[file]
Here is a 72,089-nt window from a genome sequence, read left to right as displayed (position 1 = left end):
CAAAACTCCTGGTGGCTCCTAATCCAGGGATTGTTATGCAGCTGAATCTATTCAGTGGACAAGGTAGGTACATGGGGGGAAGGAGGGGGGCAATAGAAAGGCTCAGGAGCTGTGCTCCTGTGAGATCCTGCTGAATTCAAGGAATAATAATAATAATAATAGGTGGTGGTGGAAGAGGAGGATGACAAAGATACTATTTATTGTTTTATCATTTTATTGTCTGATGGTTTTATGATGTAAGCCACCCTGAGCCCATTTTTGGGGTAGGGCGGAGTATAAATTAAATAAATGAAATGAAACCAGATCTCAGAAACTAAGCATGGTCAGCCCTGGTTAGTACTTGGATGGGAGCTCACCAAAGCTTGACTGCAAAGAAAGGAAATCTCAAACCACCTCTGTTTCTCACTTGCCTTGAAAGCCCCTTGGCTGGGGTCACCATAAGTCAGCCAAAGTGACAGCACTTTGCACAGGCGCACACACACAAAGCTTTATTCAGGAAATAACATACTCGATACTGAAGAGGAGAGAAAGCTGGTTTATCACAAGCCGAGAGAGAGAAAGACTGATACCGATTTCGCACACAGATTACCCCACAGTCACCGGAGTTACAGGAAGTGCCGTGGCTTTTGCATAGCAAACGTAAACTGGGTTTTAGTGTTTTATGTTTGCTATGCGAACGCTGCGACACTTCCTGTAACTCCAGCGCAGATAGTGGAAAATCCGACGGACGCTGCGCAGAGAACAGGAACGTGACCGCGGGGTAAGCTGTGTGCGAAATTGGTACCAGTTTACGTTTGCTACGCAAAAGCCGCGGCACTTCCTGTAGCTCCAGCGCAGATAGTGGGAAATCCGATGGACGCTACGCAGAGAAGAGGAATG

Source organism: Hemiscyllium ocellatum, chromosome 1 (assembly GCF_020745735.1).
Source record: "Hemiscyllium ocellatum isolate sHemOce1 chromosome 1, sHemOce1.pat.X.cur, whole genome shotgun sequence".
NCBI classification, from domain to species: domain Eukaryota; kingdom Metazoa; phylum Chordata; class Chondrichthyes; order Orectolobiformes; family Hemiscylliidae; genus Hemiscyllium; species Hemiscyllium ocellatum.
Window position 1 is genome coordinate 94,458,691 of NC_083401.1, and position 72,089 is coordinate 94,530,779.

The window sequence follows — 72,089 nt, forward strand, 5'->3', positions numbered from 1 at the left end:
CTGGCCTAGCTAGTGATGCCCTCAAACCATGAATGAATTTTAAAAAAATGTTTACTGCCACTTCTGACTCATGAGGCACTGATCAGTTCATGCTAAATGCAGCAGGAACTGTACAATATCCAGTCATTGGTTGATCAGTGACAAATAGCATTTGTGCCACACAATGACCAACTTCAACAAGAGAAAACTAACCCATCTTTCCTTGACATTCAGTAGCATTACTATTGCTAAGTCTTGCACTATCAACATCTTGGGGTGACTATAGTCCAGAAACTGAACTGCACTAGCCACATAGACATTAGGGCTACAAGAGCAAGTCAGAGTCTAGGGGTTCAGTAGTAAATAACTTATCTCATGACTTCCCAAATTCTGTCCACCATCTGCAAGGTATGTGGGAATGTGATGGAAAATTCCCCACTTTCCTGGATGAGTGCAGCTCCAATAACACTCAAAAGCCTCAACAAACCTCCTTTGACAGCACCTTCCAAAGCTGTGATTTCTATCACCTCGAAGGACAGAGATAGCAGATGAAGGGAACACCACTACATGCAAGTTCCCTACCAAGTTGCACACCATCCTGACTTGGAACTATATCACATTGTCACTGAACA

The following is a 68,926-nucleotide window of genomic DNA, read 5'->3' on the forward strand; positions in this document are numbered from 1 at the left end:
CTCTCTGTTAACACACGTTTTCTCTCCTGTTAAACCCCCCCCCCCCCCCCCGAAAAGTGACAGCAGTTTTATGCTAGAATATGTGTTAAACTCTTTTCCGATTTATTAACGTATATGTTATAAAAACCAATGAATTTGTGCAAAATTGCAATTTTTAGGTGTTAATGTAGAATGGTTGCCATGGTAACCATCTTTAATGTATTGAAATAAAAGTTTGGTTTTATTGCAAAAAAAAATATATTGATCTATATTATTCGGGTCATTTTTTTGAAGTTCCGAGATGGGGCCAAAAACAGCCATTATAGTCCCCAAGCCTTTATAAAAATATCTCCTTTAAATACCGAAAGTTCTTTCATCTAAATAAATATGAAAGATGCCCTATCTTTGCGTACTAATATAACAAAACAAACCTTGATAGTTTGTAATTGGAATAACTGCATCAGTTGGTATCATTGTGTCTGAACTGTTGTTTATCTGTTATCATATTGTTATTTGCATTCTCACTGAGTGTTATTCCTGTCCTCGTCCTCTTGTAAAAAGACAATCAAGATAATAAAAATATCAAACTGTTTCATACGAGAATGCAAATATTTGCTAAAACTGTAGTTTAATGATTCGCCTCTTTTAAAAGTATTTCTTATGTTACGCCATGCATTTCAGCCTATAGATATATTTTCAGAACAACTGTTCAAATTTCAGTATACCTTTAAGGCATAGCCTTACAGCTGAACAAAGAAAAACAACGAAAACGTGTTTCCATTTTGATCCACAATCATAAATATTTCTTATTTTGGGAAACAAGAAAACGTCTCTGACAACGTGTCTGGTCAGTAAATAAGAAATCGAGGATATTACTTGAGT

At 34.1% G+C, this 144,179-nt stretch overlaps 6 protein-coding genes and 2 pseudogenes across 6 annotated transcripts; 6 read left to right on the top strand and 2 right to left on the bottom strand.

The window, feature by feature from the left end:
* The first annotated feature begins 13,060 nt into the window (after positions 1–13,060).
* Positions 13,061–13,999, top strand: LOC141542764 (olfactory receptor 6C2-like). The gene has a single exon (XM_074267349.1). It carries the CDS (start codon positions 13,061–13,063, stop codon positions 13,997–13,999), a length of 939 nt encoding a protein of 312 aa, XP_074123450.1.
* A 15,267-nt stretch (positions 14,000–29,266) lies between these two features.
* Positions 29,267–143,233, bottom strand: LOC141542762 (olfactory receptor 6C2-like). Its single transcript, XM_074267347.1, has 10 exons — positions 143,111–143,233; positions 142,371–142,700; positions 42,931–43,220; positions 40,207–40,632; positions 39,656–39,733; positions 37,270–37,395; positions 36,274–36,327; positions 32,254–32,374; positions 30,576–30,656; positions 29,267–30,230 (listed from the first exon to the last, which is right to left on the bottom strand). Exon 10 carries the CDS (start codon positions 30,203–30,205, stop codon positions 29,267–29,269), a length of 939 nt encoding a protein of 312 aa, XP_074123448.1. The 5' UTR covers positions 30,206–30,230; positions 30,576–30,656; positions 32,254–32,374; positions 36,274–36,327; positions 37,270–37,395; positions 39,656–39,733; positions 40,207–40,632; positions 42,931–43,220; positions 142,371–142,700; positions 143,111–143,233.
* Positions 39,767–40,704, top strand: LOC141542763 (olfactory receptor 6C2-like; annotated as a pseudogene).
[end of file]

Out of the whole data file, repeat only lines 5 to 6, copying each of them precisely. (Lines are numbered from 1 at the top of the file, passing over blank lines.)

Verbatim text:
NCBI classification, from domain to species: domain Eukaryota; kingdom Metazoa; phylum Chordata; class Chondrichthyes; order Orectolobiformes; family Hemiscylliidae; genus Hemiscyllium; species Hemiscyllium ocellatum.
Window position 1 is genome coordinate 94,458,691 of NC_083401.1, and position 72,089 is coordinate 94,530,779.